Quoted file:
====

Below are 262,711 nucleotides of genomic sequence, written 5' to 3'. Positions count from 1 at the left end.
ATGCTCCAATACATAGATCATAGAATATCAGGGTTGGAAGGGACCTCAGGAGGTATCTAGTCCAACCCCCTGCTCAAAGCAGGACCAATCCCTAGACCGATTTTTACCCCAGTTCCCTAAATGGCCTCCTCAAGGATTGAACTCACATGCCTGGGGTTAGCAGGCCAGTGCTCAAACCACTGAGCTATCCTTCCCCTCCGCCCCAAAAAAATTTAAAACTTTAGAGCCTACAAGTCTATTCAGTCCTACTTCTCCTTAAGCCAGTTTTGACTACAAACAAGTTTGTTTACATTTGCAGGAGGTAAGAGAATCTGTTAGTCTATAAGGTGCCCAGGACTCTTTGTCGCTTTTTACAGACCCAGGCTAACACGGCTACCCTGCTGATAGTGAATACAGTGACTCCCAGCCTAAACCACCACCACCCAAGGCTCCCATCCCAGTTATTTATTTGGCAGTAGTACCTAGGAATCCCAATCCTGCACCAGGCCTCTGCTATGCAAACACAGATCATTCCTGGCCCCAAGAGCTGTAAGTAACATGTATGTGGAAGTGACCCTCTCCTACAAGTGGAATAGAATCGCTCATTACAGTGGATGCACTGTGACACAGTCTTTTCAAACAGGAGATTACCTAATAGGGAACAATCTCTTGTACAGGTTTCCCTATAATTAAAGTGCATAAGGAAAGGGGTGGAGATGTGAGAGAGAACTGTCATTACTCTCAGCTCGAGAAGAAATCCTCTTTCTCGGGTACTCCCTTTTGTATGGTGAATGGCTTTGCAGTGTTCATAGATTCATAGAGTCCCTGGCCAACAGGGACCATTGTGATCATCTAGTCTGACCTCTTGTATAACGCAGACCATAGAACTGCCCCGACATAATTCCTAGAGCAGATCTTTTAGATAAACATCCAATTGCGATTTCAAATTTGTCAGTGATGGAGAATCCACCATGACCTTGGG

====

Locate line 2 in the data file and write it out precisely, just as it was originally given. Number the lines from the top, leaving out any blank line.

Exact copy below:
ATGCTCCAATACATAGATCATAGAATATCAGGGTTGGAAGGGACCTCAGGAGGTATCTAGTCCAACCCCCTGCTCAAAGCAGGACCAATCCCTAGACCGATTTTTACCCCAGTTCCCTAAATGGCCTCCTCAAGGATTGAACTCACATGCCTGGGGTTAGCAGGCCAGTGCTCAAACCACTGAGCTATCCTTCCCCTCCGCCCCAAAAAAATTTAAAACTTTAGAGCCTACAAGTCTATTCAGTCCTACTTCTCCTTAAGCCAGTTTTGACTACAAACAAGTTTGTTTACATTTGCAGGAGGTAAGAGAATCTGTTAGTCTATAAGGTGCCCAGGACTCTTTGTCGCTTTTTACAGACCCAGGCTAACACGGCTACCCTGCTGATAGTGAATACAGTGACTCCCAGCCTAAACCACCACCACCCAAGGCTCCCATCCCAGTTATTTATTTGGCAGTAGTACCTAGGAATCCCAATCCTGCACCAGGCCTCTGCTATGCAAACACAGATCATTCCTGGCCCCAAGAGCTGTAAGTAACATGTATGTGGAAGTGACCCTCTCCTACAAGTGGAATAGAATCGCTCATTACAGTGGATGCACTGTGACACAGTCTTTTCAAACAGGAGATTACCTAATAGGGAACAATCTCTTGTACAGGTTTCCCTATAATTAAAGTGCATAAGGAAAGGGGTGGAGATGTGAGAGAGAACTGTCATTACTCTCAGCTCGAGAAGAAATCCTCTTTCTCGGGTACTCCCTTTTGTATGGTGAATGGCTTTGCAGTGTTCATAGATTCATAGAGTCCCTGGCCAACAGGGACCATTGTGATCATCTAGTCTGACCTCTTGTATAACGCAGACCATAGAACTGCCCCGACATAATTCCTAGAGCAGATCTTTTAGATAAACATCCAATTGCGATTTCAAATTTGTCAGTGATGGAGAATCCACCATGACCTTGGG